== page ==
This was a few years ago when my wife and I were still living in Los Angeles. I was at church. This had been our beloved church for years, and one morning during regular Sunday service I was startled to see a blonde white guy sitting next to me.
Being one of the whitest men in America myself, you wouldn’t think the sight of another white guy would come as any surprise. It did, though, and it took me more than a moment to figure out why. Then I realized that oftentimes I was the only white person at church. When you live and worship in a neighborhood made up almost entirely of Asians and Hispanics, the sight of a white person is something you notice.
After so many years and hundreds of services, this was the first time I had ever thought of my fellow parishioners and neighbors in terms of race. No one had ever made me feel as though I was part of a very small minority group, so it never came up. We were just neighbors, fellow Southlanders, Americans, human beings… Race never had anything to do with anything.
Isn’t that the way it should be? Isn’t that the ideal?
Of course it is.
This is why the vanity #RaceTogether campaign launched by Starbucks CEO Howard Schultz is so toxic.
At first, it was just dumb. If some pretentious billionaire wants to continue the ongoing left-wing tradition of politicizing absolutely everything — whatever, I have a Keurig. The very idea of thousands of under-employed Starbucks baristas engaging customers in a racial conversation is the stuff of “Saturday Night Live,” of self-parody.
The joke stopped being funny when I saw this Starbucks questionnaire, which was stuffed in every issue of USA Today and apparently pops up on your device if you access the free wireless available at your local Starbucks.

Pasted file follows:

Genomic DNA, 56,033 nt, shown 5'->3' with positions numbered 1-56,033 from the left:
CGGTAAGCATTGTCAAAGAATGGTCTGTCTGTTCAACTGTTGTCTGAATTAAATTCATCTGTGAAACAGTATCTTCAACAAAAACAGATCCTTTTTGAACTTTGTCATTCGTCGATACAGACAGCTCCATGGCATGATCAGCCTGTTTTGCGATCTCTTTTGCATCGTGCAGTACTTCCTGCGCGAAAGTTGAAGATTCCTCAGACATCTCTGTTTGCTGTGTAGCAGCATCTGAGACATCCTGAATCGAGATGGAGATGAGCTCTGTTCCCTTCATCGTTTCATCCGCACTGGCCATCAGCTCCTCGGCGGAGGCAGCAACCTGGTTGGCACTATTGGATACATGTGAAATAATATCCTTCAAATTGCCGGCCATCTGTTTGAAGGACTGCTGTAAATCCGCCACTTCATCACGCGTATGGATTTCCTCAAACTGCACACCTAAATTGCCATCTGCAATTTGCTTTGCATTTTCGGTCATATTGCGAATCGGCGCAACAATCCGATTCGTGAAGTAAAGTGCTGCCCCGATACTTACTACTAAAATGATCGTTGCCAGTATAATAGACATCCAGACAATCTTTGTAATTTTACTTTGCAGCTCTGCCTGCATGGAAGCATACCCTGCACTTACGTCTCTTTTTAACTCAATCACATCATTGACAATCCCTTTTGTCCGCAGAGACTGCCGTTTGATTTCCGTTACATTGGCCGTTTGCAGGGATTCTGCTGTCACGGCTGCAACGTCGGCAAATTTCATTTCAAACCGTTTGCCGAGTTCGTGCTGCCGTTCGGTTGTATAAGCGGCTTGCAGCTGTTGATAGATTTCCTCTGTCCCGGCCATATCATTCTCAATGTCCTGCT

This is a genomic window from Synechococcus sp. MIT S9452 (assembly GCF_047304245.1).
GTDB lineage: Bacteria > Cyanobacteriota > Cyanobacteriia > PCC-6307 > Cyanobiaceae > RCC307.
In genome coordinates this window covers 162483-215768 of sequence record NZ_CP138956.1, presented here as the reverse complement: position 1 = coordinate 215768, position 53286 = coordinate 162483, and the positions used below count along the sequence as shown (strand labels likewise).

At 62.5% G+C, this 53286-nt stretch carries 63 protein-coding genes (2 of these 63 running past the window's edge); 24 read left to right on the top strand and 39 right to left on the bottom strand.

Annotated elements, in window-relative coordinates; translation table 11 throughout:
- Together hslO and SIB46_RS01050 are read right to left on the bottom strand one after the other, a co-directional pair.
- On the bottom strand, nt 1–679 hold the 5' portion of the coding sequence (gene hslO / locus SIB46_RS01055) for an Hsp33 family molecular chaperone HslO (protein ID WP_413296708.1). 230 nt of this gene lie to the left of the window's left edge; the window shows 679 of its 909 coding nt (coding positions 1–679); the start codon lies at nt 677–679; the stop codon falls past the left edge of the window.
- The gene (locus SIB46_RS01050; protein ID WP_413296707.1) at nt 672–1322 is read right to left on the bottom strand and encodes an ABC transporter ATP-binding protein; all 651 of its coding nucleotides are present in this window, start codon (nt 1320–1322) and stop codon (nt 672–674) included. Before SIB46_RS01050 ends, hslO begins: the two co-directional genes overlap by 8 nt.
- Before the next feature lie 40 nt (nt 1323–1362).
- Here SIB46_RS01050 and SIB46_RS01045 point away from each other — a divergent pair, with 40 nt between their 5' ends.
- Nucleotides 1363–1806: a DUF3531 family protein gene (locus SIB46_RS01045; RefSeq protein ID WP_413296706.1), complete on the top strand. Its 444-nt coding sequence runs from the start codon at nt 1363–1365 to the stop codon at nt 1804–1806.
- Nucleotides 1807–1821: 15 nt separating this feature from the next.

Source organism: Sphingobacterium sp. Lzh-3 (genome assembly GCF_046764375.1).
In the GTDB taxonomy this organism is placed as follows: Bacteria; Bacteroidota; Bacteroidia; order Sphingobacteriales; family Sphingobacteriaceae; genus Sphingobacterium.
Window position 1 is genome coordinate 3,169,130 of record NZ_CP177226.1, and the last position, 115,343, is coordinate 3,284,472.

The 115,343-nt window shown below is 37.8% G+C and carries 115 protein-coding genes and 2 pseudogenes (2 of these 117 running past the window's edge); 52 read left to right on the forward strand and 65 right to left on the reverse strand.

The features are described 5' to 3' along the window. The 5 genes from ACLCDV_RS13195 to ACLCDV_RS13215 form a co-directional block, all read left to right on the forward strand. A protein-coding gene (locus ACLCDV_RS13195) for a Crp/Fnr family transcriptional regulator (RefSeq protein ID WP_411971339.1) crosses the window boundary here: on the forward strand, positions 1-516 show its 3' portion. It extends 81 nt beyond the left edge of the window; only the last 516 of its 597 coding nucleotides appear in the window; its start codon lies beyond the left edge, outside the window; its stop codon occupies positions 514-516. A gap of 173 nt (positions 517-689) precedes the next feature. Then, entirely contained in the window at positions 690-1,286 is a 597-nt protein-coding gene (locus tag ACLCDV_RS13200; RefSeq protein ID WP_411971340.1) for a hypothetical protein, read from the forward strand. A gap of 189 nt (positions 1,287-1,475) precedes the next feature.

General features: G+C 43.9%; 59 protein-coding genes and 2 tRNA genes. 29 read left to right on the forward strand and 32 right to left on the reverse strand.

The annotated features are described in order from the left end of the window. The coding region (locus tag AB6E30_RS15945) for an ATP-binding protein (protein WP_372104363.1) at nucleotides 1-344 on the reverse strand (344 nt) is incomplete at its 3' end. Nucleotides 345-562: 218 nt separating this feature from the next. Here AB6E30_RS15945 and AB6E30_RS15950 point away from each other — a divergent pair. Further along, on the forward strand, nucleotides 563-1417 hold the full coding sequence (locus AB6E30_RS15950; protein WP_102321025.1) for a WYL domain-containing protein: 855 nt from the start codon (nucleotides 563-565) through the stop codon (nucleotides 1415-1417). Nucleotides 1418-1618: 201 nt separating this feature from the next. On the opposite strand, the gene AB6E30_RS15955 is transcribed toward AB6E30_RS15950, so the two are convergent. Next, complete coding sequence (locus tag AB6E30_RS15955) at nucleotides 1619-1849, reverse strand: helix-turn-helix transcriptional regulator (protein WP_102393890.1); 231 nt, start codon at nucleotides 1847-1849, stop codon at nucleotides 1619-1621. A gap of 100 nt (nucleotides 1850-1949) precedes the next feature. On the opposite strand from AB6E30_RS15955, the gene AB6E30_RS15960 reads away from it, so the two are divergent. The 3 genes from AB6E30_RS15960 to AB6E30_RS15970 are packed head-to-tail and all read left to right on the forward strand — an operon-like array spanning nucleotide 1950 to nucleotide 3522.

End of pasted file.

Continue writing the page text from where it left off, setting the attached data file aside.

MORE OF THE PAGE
Every question demands you put your friends, co-workers, neighbors and loved ones in a box and see them through a prism of race. Suddenly the people in your life aren’t people but rather symbols –symbols of your own virtue in the eyes of who exactly…? An out-of-touch white guy who has fooled American liberals into believing they are saving the planet ever time they fork over $7 for a cup of coffee? Yes, and all the other terrible people who view others through a racial prism.
For nearly a dozen years of my adult life I have lived in neighborhoods where I was in the minority group. Other than Los Angeles, I spent a couple of years in Milwaukee’s inner-city. At the time we called it the ghetto. The neighborhood was mostly black. I didn’t see it as mostly black. I didn’t see my co-workers, neighbors and friends as mostly black. We were neighbors. We were poor. We worried about crime and the rent and the bars on our windows if there was ever a fire. Race never had anything to do with anything.
Today I live in a small town in North Carolina. There are four houses in my cul de sac. Two of the people in my neighborhood are black, one, my wife, is Mexican. In my neighborhood, which is located in a former Confederate state, race never has anything to do with anything.
In my marriage, race has never had anything to do with anything.
In my family, which is more Jewish, gay, black, Puerto Rican, and Mexican than white, race and sexuality has never had anything to do with anything.
I’m not saying it doesn’t come up. Like wearing glasses or ones taste in music, it’s something we sometimes kid each other about, and those jokes are about as meaningful as jokes about shirt color.
My family isn’t ethnic or exotic or multicultural or diverse, my family is American.
I’m not going to fill out that noxious Starbucks questionnaire because it makes me more than a little queasy to think about people — especially the people in my life — as hash-marks on some scorecard that is supposed to tell me if I’m a good person or not.
Out here in the real world — that exotic and foreign part of America Starbucks’ billionaires sometimes fly over — we’re actually living Martin Luther King’s colorblind dream. Race just isn’t an issue … until some someone still obsessed and obviously uncomfortable with it abuses his megaphone to demand we make it an issue.
Follow John Nolte on Twitter @NolteNC